Amino Guanidine

Amino guanidine has certainly been used to prevent cataract, arthritis, osteoporosis, wrinkles and other age-related illnesses. Amino guanidine has also been used by diabetics to try and reduce the damage related to too much glucose in the blood. Amino guanidine doesn't reverse existing damage, but does prevent further cross-linking.

During normal aging, sugar molecules in the body react violently with proteins, causing them to malfunction. This process is called glycosylation (or glycation) of proteins. The chemical leftover products from this lethal encounter are called AGEs (advanced glycation end products).

Glycosylation causes cross-linking of collagen, enzymes and other proteins as well as damage to the DNA. Cross-linking is an abnormal process during which proteins attach to each other as if they have been plastered with glue, becoming stiff and unnaturally twisted. Generally, these abnormal proteins are immediately removed from the body, but with age this removal becomes sluggish as the body wears out, allowing abnormal proteins to pile up.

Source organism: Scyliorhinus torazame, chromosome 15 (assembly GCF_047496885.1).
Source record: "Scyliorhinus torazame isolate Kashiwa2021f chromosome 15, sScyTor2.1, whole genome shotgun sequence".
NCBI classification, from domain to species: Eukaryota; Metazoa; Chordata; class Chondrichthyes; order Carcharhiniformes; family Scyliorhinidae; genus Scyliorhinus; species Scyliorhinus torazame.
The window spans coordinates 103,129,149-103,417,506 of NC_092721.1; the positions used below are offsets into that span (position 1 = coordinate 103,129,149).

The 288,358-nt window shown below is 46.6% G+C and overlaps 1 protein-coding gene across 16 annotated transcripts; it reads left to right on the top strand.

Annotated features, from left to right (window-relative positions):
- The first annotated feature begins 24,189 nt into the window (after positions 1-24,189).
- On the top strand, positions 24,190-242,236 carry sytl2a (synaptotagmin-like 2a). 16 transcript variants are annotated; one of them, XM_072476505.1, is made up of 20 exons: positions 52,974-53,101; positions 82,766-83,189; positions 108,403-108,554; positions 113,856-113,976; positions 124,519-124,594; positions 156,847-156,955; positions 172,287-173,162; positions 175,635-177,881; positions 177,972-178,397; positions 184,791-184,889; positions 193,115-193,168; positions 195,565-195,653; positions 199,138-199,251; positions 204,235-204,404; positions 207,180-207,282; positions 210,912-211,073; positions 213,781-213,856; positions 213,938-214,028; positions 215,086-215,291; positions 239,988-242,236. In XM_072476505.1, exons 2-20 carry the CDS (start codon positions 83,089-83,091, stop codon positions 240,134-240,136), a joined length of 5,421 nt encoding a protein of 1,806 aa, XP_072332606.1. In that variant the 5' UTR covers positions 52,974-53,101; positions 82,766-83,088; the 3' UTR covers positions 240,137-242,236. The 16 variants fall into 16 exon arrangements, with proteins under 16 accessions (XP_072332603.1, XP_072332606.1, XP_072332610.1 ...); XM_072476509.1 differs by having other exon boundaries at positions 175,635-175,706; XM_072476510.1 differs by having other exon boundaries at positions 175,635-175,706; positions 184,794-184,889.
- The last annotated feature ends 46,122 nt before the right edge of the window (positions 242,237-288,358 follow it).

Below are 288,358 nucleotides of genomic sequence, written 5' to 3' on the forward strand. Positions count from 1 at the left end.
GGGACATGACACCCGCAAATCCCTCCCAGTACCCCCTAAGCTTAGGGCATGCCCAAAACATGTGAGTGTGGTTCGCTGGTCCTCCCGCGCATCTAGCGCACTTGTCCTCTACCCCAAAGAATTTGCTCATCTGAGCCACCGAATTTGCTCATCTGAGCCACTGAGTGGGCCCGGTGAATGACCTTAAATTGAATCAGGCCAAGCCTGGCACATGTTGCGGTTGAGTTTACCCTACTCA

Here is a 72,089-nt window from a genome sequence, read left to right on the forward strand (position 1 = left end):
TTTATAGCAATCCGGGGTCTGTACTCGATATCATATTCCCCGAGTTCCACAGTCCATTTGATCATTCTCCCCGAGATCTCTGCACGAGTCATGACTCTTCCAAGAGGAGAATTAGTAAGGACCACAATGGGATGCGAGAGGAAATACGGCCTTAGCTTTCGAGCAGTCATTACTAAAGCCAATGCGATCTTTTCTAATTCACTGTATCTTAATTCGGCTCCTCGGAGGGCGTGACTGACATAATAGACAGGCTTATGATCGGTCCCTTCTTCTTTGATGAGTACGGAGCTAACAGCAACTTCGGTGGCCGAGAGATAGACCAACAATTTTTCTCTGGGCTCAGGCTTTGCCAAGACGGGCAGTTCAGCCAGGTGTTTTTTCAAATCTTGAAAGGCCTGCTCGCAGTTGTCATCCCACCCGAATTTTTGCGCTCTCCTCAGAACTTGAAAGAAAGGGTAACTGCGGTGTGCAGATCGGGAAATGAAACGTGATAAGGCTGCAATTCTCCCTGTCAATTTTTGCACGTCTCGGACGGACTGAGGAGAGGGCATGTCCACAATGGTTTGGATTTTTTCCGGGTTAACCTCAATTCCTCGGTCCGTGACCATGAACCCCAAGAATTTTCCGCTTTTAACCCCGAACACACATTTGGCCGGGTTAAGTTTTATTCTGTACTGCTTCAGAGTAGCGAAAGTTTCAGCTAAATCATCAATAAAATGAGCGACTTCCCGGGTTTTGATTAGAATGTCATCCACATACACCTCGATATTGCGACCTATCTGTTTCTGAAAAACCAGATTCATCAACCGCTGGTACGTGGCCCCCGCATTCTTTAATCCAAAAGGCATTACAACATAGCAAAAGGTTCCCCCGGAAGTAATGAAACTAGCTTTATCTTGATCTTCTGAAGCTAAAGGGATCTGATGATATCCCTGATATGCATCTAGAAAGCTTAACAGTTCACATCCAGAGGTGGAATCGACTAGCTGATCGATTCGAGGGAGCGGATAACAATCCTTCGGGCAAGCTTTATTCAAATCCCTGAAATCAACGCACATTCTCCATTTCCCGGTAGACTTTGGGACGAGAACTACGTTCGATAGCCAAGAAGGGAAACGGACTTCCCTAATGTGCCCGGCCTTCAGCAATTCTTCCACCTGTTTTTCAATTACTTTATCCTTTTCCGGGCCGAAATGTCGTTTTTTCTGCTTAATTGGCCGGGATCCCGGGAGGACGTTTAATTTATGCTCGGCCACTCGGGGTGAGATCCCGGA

Cross-linked proteins are found in diabetes, Alzheimer's dementia and in many other diseases of aging. For example, AGEs (advanced glycation end products) are blamed for causing:

  • cataract

  • abnormal blood clothing

  • stiffening of the collagen which supports the skin

  • destruction of the immune system

  • kidney problems

  • damage to the arteries

Too many AGEs (advanced glycation end products) in the blood is a sign that the rate of aging is speeding up beyond control. AGEs (advanced glycation end products) make you age.

Certain chemicals can put a stop to the production of AGEs. One of these is amino guanidine, another is carnosine. Treatment with amino guanidine is believed by some specialists to stop aging before it even starts.

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